To lose body fat but retain muscle tone, it can make sense to supplement your horse’s feeds with amino acids, depending on the hay’s nutrient content. You should also give your dieting horse a mineral feed to ensure that he gets enough minerals and vitamins.

A horse that was formerly overweight and laminitic but now at an ideal weight cannot be fed as if he were never ill. Continue to avoid feeds that are high in easily digestible carbohydrates, such as cereal starches. Because, as mentioned above, insulin resistance can also affect horses at normal weights. This means that insulin peaks in the blood still pose a risk of the laminitis returning. If your laminitis-prone horse needs concentrates for hard work and hay alone isn’t enough, feed him alternative energy sources like low-carbohydrate, cereal-free concentrates and oils.
 

Laminitis and turnout – a complicated subject

Turnout is naturally taboo for acute cases of laminitis. Overweight horses that had laminitis in the past should also not be turned out. This is because the nutrients in the grass can vary greatly depending on weather, pasture maintenance, and species diversity. During periods of cold nights under 10 degrees Celsius together with sunny days, the fructan content of pasture grass can be quite high. Such grass is especially tasty and some horses will therefore eat lots of it, which can lead to high insulin peaks in the blood and which is why grazing during this time can pose a risk of recurrence.

But what about a formerly laminitic horse that is slim and in training? Exercise caution here, too, because when the horse eats large amounts of high-fructan grass, this can result in dangerously high insulin levels. Turnout should therefore be limited – for example in a fenced-off area and with the horse wearing a well-fitting grazing muzzle that won’t damage the teeth.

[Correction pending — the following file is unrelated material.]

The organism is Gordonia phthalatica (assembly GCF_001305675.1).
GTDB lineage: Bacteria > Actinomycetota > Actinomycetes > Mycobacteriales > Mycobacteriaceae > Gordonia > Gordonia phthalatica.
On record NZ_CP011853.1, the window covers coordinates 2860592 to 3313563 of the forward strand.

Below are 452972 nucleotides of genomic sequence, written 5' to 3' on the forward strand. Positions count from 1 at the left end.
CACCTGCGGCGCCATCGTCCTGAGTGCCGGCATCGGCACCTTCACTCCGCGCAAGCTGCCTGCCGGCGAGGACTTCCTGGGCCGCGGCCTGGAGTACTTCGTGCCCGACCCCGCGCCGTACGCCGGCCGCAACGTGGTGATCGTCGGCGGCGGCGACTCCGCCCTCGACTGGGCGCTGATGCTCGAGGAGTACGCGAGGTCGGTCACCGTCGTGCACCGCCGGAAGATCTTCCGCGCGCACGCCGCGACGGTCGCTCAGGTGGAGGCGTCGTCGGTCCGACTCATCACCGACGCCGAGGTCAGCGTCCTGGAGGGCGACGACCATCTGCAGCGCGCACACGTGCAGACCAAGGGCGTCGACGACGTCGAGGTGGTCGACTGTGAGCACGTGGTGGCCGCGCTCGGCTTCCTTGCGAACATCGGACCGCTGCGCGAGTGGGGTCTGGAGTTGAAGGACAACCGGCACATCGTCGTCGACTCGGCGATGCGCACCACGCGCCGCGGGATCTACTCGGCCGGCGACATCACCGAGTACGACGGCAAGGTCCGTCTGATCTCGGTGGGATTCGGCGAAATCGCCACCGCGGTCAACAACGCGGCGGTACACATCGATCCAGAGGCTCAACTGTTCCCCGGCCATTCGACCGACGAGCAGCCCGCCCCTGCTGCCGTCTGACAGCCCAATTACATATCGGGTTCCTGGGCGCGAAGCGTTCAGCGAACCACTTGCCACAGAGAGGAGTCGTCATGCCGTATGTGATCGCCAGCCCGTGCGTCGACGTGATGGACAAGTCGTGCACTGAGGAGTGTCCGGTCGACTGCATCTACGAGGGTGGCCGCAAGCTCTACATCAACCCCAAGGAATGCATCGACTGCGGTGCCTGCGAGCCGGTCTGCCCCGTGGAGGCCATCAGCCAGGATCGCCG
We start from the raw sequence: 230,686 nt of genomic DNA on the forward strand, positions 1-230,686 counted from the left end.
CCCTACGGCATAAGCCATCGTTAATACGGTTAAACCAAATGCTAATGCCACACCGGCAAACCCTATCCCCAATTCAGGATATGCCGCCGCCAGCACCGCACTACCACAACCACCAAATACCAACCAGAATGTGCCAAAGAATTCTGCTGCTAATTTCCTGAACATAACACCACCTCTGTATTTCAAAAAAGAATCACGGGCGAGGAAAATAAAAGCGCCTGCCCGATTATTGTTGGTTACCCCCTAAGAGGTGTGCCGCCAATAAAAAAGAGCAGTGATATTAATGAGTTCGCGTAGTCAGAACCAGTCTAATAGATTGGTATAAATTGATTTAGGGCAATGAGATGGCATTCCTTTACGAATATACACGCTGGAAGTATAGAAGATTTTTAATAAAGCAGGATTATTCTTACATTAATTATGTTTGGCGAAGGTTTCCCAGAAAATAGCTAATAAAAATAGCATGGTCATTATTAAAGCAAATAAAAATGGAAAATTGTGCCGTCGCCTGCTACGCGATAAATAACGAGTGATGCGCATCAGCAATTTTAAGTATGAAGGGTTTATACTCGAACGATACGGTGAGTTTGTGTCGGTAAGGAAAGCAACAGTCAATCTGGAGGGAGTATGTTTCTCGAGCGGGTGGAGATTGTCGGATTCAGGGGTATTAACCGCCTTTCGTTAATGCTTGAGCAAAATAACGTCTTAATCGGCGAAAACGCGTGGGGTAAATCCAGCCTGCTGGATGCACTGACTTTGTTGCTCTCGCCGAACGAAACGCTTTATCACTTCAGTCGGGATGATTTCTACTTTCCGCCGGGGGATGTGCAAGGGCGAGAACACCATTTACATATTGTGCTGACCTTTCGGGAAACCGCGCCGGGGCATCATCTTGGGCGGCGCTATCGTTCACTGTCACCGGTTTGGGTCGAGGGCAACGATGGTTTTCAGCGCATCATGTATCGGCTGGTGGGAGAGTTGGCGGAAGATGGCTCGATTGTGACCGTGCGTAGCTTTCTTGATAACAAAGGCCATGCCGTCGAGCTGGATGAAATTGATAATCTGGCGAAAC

Some important points about grazing and laminitis:
  • Even a one-time, accidental “overdose” on delicious pasture grass can be risky for laminitis-prone horses. Pasture fences must be escape-proof, and everyone who turns out horses must be informed whether (and under what precautions) a laminitis-prone horse may be turned out. 
  • Horses turned out for shorter periods of time will often eat faster and consume just as much grass as if they’d been turned out all day. This means that limiting turnout time alone will not make grazing safer for horses prone to laminitis, as time restrictions by themselves often will not sufficiently limit grass intake! Regulate and slow down grass intake through the use of a grazing muzzle, if possible.
  • While shorter grass is known to be high in fructans, don’t assume that long grass is always low in nutrients. Even over-mature grass can be dangerous: horses often seek out high-energy grass seeds, which are comparable to concentrates. 

Food as the language of love: can I still give my horse treats?

We all love to feed our four-legged sports and leisure partners. Every rider wants to be able to offer a treat here and there, and rare is the horse that will say no to a tasty reward from your hand or his feed trough. If your horse has laminitis, it can be hard to resist the urge to feed him extra treats, especially if he’s on a strict weight loss diet. Horses in this situation are often quite frustrated and seem hungry.